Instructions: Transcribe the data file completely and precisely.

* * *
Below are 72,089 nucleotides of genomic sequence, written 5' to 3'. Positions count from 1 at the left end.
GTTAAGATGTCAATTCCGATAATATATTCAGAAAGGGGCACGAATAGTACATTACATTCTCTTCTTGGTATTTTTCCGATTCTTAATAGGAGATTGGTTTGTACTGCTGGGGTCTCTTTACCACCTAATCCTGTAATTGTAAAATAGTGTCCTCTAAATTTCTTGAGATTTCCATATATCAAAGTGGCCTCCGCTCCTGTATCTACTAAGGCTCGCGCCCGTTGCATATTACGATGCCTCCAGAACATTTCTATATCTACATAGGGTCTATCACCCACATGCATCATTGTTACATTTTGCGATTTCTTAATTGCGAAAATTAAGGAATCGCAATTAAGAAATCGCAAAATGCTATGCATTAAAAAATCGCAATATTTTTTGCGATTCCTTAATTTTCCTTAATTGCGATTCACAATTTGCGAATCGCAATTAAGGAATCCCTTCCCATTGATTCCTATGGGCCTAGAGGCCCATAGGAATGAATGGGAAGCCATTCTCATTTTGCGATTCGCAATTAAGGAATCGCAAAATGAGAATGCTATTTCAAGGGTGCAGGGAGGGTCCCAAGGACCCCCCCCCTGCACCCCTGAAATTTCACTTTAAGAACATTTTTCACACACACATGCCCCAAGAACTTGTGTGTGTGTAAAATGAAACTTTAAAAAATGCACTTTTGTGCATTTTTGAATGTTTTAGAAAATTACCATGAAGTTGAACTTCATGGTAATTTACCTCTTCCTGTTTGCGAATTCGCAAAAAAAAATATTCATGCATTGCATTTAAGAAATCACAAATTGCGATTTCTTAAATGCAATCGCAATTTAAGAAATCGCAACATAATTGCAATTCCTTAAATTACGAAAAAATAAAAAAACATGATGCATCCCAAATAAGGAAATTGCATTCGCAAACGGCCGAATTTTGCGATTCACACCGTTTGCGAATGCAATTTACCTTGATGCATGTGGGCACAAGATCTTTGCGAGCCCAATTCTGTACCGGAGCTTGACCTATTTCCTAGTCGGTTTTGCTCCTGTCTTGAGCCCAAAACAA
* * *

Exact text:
Below are 72,089 nucleotides of genomic sequence, written 5' to 3'. Positions count from 1 at the left end.
GTTAAGATGTCAATTCCGATAATATATTCAGAAAGGGGCACGAATAGTACATTACATTCTCTTCTTGGTATTTTTCCGATTCTTAATAGGAGATTGGTTTGTACTGCTGGGGTCTCTTTACCACCTAATCCTGTAATTGTAAAATAGTGTCCTCTAAATTTCTTGAGATTTCCATATATCAAAGTGGCCTCCGCTCCTGTATCTACTAAGGCTCGCGCCCGTTGCATATTACGATGCCTCCAGAACATTTCTATATCTACATAGGGTCTATCACCCACATGCATCATTGTTACATTTTGCGATTTCTTAATTGCGAAAATTAAGGAATCGCAATTAAGAAATCGCAAAATGCTATGCATTAAAAAATCGCAATATTTTTTGCGATTCCTTAATTTTCCTTAATTGCGATTCACAATTTGCGAATCGCAATTAAGGAATCCCTTCCCATTGATTCCTATGGGCCTAGAGGCCCATAGGAATGAATGGGAAGCCATTCTCATTTTGCGATTCGCAATTAAGGAATCGCAAAATGAGAATGCTATTTCAAGGGTGCAGGGAGGGTCCCAAGGACCCCCCCCCTGCACCCCTGAAATTTCACTTTAAGAACATTTTTCACACACACATGCCCCAAGAACTTGTGTGTGTGTAAAATGAAACTTTAAAAAATGCACTTTTGTGCATTTTTGAATGTTTTAGAAAATTACCATGAAGTTGAACTTCATGGTAATTTACCTCTTCCTGTTTGCGAATTCGCAAAAAAAAATATTCATGCATTGCATTTAAGAAATCACAAATTGCGATTTCTTAAATGCAATCGCAATTTAAGAAATCGCAACATAATTGCAATTCCTTAAATTACGAAAAAATAAAAAAACATGATGCATCCCAAATAAGGAAATTGCATTCGCAAACGGCCGAATTTTGCGATTCACACCGTTTGCGAATGCAATTTACCTTGATGCATGTGGGCACAAGATCTTTGCGAGCCCAATTCTGTACCGGAGCTTGACCTATTTCCTAGTCGGTTTTGCTCCTGTCTTGAGCCCAAAACAA